A staple of TV schedules are progammes about railways

Looking at the TV schedules it’s obvious that programmes on railways are popular, and I imagine inexpensive to make. Programmes revolve around a presenter, and if they are well known, then all the better. There’s Michael Portillo and his Great British Railway Journeys, Chris Tarrant and his Extreme Railways, and new on the scene, Tim Dunn with his The Architecture that the Raiways Built, and then there’s Tony Robinson’s Around the World by Train.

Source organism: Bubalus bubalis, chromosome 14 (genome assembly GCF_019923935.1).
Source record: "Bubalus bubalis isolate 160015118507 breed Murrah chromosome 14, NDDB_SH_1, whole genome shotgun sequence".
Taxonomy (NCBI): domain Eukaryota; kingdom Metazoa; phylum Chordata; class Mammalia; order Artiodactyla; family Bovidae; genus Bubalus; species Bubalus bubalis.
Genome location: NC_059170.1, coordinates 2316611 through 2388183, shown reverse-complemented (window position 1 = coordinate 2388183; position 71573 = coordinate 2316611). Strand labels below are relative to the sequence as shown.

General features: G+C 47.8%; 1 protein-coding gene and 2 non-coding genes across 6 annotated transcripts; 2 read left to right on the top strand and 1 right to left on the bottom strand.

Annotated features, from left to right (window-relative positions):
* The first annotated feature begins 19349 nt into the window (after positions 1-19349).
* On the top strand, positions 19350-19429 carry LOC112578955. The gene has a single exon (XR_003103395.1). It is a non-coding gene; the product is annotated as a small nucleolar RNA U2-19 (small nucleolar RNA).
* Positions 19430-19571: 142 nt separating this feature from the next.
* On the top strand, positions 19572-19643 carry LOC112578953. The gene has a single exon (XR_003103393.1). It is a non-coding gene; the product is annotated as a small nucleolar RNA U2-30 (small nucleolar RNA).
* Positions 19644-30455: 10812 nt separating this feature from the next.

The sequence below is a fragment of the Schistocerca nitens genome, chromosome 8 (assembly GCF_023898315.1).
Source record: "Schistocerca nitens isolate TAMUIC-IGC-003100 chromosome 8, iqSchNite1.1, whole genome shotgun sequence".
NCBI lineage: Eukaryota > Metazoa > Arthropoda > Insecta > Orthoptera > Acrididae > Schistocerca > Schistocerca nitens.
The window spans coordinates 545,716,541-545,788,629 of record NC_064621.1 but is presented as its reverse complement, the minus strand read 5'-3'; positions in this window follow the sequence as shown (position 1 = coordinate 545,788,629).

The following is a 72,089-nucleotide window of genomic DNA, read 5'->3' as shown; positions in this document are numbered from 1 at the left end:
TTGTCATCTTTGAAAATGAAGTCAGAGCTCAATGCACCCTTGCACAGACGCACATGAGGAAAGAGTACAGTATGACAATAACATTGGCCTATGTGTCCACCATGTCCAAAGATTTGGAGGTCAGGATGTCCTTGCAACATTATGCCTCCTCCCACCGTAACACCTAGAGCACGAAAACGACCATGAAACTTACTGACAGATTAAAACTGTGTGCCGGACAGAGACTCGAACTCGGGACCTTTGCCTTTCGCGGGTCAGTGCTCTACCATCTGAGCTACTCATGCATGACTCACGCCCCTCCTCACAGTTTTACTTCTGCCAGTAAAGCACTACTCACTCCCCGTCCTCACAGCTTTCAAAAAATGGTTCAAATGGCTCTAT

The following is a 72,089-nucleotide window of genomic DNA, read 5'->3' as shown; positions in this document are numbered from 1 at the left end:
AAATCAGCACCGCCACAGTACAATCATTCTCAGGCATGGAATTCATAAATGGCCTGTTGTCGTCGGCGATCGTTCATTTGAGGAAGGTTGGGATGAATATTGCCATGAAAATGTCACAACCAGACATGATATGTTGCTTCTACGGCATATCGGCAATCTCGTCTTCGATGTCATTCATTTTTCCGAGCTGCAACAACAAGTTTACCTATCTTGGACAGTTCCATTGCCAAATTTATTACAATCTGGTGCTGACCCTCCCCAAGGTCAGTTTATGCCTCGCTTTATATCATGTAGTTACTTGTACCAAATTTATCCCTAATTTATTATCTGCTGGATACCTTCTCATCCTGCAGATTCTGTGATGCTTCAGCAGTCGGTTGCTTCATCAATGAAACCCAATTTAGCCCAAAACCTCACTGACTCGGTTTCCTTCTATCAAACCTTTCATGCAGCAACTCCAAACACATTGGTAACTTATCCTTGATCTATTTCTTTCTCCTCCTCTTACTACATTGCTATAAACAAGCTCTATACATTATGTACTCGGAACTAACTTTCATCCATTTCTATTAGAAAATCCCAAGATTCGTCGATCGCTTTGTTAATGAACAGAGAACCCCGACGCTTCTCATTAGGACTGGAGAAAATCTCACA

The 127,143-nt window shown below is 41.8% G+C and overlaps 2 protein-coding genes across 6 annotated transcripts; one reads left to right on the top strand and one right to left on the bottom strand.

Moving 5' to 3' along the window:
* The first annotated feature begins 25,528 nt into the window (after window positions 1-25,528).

I’m a sucker for the first three, though am not so enamoured with Tony Robinson’s progamme, and don’t watch it. They’re easy TV viewing, as there’s no sex, violence or politics.

Earlier this week I joined a Zoom lecture entitled “1st December 1847, a defining moment in railway time”, which was mostly about railways and their technological innovations in general. Mentioned in the discussions after the lecture was the Surrey Iron Railway, about which I knew nothing. Those discussions pointed me towards this short video. There’s plenty of other information about it on the dear old Internet if you type in Surrey Iron Railway.

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